Maine program brightens college prospects – at birth
Foundation offers $500 grants to all newborns – provided their parents open a college-savings account.
Just a few days into the new year, Laurie and Keenan Farwell welcomed their daughter Hadley into the world. The hospital staff at MaineGeneral Health in Augusta had the pleasure of delivering not just the baby, but also her first birthday gift: $500 toward her future education.Skip to next paragraph
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Hadley is a beneficiary of the new Harold Alfond College Challenge, a first-in-the nation philanthropic program that will give families statewide a $500 starter grant – and assistance with paperwork – to set up 529 college savings accounts for infants.
"It was very exciting to think she's not even a couple hours old, and she's already looking at her college fund," Ms. Farwell said in a phone interview as Hadley patiently sucked on her tiny hand, awaiting a feeding.
Harold Alfond founded Dexter Shoe Co. in Maine in 1958 and shared millions of dollars to promote health and education in the state. After giving many scholarships to college-age students, "he wanted to help build aspirations for college at the front end of life," says Greg Powell, chairman of the board of the Harold Alfond Foundation. Mr. Alfond laid the groundwork for this legacy before he died in November.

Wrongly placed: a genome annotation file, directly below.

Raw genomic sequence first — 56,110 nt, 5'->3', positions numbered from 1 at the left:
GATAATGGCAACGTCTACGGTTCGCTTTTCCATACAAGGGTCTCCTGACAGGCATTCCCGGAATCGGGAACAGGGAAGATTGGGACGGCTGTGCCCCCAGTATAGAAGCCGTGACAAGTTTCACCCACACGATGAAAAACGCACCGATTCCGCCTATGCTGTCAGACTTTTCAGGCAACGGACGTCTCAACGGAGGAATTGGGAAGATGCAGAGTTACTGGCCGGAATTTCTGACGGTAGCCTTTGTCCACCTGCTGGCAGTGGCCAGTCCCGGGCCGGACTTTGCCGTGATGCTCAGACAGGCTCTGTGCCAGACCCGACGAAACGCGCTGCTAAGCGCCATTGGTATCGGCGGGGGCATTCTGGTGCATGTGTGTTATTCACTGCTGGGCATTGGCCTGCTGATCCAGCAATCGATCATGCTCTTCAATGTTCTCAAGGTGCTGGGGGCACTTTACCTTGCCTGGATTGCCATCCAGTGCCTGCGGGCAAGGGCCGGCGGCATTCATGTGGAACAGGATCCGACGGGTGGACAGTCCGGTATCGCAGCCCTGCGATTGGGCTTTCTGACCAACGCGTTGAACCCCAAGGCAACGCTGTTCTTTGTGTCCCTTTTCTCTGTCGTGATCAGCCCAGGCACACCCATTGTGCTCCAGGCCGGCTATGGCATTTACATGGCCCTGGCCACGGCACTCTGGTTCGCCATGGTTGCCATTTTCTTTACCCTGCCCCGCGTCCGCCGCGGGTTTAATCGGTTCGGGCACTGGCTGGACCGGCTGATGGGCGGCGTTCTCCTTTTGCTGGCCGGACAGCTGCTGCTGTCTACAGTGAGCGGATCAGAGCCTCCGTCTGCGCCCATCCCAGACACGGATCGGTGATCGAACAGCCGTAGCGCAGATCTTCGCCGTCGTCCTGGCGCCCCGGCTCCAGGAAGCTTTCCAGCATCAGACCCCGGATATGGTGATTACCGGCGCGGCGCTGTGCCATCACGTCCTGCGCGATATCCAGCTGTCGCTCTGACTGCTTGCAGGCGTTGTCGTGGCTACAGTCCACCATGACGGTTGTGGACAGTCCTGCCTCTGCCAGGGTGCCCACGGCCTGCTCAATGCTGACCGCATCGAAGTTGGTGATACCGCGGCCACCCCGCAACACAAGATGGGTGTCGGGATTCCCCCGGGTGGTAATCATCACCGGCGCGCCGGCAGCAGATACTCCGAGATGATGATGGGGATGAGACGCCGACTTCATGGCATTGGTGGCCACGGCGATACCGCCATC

While elite colleges have moved recently to replace loans with grants, the high cost of college is still a barrier to many families. As efforts continue to rein in those costs, the Maine scholarship is a creative way to address the other side of the college-debt problem – the dearth of long-range savings.
Other states will be watching the outcome as they look to encourage more participation in their 529 plans, named after a section of the Internal Revenue Code that allows such deposits to grow tax-free. Some groups are even hoping that states or the federal government will consider creating broader child savings accounts that could be used by the beneficiary for any purpose once he or she turns 18.
"It's about changing savings patterns and financial literacy," says Lisa Mensah, executive director of the Initiative on Financial Security at The Aspen Institute, a supporter of child savings accounts. "The power is not the first $500, but how individual kids and their families save over their life."
Maine has traditionally employed many people in industries related to natural resources – everything from fish to blueberries. But as the economy changes, the demand grows for workers with college degrees. About 57 percent of Maine's high school graduates enroll immediately in college, according to the Maine Compact for Higher Education. Nationally, only one-third of parents with middle-school students have started saving for college, the Institute for Higher Education Policy reports.
"Our challenge is changing the culture ... and giving some kind of incentive that says even a little bit you save today will help reduce college debt later," says Karen Vigue, the college savings officer with Maine's NextGen College Investing Plan, the state's 529 system. About 8,000 Maine residents have opened NextGen accounts since the plan started in 1999. That's low participation considering that about 14,000 babies are born in Maine each year.